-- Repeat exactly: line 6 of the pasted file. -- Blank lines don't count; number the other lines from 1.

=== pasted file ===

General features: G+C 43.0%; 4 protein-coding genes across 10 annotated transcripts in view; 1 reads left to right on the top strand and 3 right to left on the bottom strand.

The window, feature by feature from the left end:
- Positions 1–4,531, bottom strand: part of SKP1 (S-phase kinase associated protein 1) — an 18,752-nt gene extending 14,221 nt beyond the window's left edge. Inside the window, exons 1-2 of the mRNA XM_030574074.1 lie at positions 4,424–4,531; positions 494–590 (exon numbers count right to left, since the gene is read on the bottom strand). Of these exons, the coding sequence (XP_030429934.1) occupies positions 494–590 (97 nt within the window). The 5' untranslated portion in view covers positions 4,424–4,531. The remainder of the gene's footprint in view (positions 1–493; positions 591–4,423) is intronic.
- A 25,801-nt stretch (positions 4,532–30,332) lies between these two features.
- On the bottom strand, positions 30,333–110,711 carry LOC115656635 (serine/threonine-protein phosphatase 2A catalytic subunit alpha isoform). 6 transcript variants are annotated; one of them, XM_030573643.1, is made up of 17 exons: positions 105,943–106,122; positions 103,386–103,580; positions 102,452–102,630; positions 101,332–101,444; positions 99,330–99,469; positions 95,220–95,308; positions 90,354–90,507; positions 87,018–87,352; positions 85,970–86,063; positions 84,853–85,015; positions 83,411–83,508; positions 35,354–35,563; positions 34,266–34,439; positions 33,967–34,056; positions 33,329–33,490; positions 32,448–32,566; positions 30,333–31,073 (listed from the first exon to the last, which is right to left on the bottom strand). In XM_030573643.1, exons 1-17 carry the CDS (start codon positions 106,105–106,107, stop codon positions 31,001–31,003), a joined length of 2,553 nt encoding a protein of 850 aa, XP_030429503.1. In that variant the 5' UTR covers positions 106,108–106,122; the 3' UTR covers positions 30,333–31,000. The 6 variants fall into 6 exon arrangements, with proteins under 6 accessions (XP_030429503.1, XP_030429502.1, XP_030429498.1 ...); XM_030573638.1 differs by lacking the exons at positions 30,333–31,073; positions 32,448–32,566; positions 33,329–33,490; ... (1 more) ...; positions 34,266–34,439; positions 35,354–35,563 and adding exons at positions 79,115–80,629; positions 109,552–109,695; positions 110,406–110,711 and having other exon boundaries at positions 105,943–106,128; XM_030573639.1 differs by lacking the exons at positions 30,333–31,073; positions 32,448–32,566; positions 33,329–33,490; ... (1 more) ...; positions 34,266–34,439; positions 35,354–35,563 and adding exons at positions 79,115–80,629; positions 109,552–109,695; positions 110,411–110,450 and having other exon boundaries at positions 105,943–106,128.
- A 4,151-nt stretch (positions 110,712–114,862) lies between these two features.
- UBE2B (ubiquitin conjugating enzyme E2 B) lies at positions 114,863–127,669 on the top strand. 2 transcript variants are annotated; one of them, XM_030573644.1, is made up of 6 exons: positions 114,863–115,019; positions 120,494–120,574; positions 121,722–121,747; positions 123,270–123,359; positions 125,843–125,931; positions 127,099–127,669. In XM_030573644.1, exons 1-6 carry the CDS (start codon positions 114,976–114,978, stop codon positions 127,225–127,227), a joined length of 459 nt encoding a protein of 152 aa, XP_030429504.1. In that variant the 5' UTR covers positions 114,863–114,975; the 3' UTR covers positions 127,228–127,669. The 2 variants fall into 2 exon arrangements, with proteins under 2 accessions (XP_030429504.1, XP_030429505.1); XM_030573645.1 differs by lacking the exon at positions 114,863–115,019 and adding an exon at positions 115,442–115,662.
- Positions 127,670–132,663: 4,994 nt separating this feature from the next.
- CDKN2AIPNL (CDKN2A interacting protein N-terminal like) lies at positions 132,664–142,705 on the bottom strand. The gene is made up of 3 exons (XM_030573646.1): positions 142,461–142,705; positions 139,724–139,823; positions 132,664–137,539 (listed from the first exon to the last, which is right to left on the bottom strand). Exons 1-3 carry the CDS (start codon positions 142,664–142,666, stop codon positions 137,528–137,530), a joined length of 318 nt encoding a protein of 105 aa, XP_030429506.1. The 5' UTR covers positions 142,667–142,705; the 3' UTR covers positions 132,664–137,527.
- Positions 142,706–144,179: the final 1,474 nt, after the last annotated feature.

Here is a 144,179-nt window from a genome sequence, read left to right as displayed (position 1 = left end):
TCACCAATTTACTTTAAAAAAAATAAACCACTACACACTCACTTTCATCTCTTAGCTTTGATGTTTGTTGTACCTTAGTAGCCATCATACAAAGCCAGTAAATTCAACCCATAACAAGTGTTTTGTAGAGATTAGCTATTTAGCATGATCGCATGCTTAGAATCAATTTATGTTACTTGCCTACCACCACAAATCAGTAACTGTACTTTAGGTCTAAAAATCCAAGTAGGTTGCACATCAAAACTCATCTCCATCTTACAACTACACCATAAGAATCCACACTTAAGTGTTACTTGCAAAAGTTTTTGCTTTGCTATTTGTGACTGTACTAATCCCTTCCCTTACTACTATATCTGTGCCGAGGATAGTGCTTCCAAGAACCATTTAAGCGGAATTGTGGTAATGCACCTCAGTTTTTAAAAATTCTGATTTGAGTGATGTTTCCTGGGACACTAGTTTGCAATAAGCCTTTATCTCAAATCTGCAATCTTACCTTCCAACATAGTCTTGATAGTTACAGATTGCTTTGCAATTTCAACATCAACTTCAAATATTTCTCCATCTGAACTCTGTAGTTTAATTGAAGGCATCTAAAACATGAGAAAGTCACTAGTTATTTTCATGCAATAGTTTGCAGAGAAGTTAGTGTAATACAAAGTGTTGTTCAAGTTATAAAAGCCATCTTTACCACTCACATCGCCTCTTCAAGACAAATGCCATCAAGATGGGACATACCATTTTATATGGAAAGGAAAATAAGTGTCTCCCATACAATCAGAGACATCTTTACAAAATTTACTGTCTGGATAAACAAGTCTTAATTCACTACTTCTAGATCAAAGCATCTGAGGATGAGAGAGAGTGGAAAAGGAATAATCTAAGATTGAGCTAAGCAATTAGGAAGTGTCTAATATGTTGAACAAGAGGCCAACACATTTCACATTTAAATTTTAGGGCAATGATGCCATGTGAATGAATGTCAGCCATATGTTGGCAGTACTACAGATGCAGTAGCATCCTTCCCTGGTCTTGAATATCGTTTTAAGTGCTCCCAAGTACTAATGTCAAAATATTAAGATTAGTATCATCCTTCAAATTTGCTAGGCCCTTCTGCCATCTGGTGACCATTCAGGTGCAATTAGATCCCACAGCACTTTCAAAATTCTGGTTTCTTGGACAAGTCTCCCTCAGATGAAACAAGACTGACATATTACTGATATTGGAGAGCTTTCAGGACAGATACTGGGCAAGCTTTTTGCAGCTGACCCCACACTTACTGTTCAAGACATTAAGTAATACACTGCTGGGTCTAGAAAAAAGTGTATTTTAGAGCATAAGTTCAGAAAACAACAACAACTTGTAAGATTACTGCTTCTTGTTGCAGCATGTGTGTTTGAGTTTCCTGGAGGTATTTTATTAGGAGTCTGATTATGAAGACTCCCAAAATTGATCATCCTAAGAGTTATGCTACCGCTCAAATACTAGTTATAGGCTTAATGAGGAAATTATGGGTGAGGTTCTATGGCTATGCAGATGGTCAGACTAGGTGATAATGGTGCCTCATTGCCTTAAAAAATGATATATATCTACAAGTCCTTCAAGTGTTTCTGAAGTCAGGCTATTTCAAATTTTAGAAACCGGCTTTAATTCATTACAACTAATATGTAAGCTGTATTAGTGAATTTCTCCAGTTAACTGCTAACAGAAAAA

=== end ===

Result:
- A 4,151-nt stretch (positions 110,712–114,862) lies between these two features.